it would have to go through layers of accountants, then to Network Centre,
then you might be given a date 18 months ahead if you were lucky."
They were on air as soon as they could get it get it together. And getting
it together in those early days of the show meant convincing famous figures
of TV and movies that they were not losing credibility if they were seen to
be fallible and could behave like mere mortals, blowing their lines.
"In those early planning stages we did have a proviso," says Denis. "If the
laughter of the audience was malicious we wouldn't show it. I felt
particularly strongly about that because one of the first clips we showed
was of Peter Sellers in scenes from his Pink Panther films. The outtakes
were very funny but the producers wouldn't allow us to show them. Since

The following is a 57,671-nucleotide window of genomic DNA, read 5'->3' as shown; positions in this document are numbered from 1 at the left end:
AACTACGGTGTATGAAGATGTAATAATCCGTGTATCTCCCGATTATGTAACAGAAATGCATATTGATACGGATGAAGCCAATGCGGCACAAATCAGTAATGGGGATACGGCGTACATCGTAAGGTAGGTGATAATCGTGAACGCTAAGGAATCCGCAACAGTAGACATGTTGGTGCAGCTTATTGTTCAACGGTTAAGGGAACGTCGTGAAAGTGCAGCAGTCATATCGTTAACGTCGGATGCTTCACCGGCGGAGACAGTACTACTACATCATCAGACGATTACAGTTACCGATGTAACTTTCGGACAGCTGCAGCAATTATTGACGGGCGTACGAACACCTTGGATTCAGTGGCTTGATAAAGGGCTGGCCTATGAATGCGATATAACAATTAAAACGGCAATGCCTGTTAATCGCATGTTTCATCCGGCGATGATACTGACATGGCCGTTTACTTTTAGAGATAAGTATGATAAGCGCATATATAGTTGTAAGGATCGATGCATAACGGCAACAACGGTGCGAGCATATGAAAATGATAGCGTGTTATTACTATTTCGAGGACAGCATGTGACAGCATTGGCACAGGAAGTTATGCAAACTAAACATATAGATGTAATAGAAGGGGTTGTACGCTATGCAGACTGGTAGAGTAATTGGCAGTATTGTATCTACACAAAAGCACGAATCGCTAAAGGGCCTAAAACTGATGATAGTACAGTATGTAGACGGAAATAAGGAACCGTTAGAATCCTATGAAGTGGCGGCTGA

Peter was a very old friend - we'd often worked together over the years - I
rang him up and asked him if there was anything we could do to persuade
them. He said, 'I'm not even going to try. You put them out and I'll carry
the can.' But knowing that, I was worried how they would be received."
He needn't have been concerned. From the start it was clear that audiences
found it endearing to see the fallible side of the famous. Their laughter
was affectionate and without malice. And more than once Denis's own blunders
have been exposed on the show, the most celebrated one perhaps being his
Mintoes ad. During filming the sweet popped out of Denis's mouth and stuck
to the crotch of his trousers. As long as there's a laugh at the end of it,
he gets as much satisfaction from being the butt of the joke as being the